Tuesday, 22 April 2008 8:32 AM

Alert, But Not Alarmed

Staff at Henderson International airport say they are more confident about their ability to identify a bomb hidden in a passenger's bag following a workshop held by RAMSI.

RAMSI Participating Police Force (PPF) bomb expert, Peter Bachen, said the training also tried to reinforce what could happen if suspect items were moved or touched by untrained people.

To demonstrate the importance of being alert to suspicious bags, airport staff were shown images of a bomb technician killed in an explosion, a suitcase wired to explode on a phone call and an airplane crash which killed over 200 people after a bomb explosion.

Airport Security Training Officer, Jennifer Kela, thanked RAMSI for providing the training and said that airport security remains the responsibility of everybody, not just the police.

"No matter who you are, we all have to take responsibility for the security of the airport," she told the group.

The group consisted of members of the Solomon Islands Police Force, Customs, Quarantine and Aviation Security.

The workshop came as part of a move by the airport to be accredited by the International Civil Aviation Organisation as an approved international airport.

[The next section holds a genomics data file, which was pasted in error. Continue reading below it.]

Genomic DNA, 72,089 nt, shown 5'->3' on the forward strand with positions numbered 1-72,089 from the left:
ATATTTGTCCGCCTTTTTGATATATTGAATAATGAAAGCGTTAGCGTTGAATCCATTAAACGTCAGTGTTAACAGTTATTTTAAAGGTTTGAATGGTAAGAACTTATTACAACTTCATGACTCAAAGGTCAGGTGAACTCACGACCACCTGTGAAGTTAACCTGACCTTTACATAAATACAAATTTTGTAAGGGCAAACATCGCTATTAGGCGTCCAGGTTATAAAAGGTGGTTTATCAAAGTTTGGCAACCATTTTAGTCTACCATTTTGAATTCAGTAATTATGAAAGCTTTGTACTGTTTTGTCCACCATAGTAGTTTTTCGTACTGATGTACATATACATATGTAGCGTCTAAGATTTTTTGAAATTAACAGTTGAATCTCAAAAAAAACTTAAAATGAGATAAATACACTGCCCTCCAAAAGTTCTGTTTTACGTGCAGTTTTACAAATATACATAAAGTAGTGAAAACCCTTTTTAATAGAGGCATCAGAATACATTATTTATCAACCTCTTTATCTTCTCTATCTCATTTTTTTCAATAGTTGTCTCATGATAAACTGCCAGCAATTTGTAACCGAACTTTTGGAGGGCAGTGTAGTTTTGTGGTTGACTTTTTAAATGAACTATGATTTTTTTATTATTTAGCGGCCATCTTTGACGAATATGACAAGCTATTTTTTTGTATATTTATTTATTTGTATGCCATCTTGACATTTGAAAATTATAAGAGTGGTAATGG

Security Manager, Alson Navo, along with his RAMSI PPF colleague Luke Cutting and SIPF Superintendent Daniel Hunikira, are spearheading the push for accreditation and were pleased to see that the airport staff now have a greater understanding of airport security.

"This is the first awareness talk that we have had involving all stakeholders at the airport," Mr. Navo says. "We are planning to do more in the next few months."

"We also plan to increase the public's awareness of airport security through the media. This will happen soon."

PPF Advisor Cutting and SIPF Superintendent Daniel Hunikura are quietly confident in the Honiara International Airport's progress towards accreditation.

"Last year there was an audit conducted by the International Civil Aviation Organisation," Mr Cutting said. "A number of recommendations were made and must be met before accreditation can be given. We are well on the way to achieving that."